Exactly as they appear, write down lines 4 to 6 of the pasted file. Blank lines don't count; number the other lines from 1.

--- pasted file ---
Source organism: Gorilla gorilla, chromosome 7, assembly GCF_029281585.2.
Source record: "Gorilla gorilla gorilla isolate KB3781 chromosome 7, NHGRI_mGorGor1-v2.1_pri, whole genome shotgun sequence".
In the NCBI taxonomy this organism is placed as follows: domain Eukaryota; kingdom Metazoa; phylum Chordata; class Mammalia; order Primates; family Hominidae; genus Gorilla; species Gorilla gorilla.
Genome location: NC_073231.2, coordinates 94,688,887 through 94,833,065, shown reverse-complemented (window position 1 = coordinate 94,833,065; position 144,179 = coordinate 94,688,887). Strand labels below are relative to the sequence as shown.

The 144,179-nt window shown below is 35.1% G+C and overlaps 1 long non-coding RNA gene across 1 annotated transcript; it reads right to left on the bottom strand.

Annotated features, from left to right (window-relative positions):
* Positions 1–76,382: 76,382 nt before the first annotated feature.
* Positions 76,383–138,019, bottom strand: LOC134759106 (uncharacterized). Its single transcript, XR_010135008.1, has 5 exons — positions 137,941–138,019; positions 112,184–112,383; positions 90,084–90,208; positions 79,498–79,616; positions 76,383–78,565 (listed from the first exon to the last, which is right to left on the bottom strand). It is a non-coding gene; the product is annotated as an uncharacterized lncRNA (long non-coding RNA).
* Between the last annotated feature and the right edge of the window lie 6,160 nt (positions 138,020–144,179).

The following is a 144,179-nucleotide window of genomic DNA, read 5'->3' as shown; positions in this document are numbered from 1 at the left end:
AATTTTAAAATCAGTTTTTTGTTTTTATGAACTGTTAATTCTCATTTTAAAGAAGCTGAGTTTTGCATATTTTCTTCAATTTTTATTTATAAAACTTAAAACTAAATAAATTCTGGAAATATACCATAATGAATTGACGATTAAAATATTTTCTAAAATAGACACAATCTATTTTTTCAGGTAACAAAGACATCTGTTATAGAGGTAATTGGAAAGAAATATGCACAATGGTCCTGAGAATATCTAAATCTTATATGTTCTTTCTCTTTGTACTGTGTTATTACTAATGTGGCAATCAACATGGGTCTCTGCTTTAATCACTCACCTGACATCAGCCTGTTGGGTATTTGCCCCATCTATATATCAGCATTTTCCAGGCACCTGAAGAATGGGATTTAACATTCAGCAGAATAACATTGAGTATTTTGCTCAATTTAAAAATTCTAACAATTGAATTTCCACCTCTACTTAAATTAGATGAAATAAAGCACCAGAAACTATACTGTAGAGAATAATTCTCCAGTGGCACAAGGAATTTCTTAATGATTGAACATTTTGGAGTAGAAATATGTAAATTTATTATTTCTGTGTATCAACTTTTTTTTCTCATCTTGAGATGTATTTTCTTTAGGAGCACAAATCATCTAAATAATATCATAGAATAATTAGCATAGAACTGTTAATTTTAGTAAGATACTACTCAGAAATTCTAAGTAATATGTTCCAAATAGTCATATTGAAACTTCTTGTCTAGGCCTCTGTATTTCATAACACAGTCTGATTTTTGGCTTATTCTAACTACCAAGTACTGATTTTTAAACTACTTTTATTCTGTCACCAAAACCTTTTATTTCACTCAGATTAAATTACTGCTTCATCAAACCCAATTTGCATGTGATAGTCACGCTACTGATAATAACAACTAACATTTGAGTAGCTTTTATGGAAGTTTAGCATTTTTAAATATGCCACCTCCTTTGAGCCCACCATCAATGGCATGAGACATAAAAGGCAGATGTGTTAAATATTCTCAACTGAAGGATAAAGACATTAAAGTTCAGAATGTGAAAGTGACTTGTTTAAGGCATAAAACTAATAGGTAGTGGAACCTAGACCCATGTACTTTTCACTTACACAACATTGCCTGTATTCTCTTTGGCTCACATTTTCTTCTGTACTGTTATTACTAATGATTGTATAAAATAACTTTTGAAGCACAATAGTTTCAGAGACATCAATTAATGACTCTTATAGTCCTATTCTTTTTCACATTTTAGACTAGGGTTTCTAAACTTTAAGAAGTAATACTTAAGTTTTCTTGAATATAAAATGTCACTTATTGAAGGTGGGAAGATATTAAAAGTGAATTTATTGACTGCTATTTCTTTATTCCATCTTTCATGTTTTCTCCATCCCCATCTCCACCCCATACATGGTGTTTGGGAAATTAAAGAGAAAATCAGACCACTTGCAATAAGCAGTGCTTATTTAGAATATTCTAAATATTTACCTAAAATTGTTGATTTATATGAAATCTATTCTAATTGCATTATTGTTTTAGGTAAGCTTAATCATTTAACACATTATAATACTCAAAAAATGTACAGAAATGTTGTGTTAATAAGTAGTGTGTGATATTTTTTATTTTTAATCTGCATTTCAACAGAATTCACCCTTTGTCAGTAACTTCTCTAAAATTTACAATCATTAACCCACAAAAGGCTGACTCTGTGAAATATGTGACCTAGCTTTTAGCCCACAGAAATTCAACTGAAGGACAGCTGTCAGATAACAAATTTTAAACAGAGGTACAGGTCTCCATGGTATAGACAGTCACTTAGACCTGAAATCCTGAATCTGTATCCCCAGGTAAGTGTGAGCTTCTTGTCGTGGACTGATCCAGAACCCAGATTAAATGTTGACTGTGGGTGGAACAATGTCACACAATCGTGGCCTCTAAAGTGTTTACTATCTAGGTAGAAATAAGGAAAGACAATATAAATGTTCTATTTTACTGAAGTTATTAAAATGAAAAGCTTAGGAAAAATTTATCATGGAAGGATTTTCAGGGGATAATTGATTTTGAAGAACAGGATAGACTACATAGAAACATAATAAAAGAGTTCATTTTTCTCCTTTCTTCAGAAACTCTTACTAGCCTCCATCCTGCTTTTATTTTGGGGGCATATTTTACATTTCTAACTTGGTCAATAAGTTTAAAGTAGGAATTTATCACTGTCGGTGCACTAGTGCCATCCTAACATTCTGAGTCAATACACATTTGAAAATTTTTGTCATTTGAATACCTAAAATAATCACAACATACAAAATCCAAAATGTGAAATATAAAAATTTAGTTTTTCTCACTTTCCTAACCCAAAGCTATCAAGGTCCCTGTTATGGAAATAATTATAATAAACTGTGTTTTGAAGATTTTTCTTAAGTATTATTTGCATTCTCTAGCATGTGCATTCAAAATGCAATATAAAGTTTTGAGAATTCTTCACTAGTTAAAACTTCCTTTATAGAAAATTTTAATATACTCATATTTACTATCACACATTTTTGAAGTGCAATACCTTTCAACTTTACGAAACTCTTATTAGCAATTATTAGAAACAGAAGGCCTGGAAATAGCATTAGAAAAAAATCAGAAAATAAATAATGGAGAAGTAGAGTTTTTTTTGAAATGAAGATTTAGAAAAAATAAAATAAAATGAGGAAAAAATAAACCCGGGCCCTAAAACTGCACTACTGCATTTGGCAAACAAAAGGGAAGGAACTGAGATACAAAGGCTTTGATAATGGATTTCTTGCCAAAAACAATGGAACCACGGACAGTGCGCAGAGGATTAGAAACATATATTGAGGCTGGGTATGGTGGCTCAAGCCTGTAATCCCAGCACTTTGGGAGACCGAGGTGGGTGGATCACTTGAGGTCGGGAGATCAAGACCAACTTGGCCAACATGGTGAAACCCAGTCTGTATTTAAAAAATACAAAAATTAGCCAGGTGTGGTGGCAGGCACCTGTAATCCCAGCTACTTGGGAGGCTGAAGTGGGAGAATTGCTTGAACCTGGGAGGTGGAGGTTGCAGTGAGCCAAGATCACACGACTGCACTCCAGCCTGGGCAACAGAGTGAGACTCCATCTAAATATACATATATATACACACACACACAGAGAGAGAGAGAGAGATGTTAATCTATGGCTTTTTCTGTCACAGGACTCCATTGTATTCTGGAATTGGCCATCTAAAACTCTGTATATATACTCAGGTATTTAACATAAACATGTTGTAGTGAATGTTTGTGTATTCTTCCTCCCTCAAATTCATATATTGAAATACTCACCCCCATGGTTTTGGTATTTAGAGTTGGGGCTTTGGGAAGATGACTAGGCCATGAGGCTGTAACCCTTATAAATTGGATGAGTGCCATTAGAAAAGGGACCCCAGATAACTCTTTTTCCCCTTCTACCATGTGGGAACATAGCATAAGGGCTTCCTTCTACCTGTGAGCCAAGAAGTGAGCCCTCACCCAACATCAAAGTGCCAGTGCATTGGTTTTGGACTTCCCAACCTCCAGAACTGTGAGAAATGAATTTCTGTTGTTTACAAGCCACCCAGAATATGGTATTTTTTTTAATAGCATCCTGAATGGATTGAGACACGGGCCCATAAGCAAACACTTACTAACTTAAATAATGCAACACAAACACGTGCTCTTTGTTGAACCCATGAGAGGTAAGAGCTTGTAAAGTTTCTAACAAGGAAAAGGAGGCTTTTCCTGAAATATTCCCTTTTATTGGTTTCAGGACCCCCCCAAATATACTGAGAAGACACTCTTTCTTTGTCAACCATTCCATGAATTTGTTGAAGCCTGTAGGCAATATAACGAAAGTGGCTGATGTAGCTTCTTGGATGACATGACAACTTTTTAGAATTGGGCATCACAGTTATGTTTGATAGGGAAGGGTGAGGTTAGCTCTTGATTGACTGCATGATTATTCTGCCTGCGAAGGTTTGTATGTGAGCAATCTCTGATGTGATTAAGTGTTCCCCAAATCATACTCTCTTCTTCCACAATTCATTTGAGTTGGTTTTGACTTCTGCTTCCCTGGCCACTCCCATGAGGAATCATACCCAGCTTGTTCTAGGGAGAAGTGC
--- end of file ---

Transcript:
Genome location: NC_073231.2, coordinates 94,688,887 through 94,833,065, shown reverse-complemented (window position 1 = coordinate 94,833,065; position 144,179 = coordinate 94,688,887). Strand labels below are relative to the sequence as shown.

The 144,179-nt window shown below is 35.1% G+C and overlaps 1 long non-coding RNA gene across 1 annotated transcript; it reads right to left on the bottom strand.

Annotated features, from left to right (window-relative positions):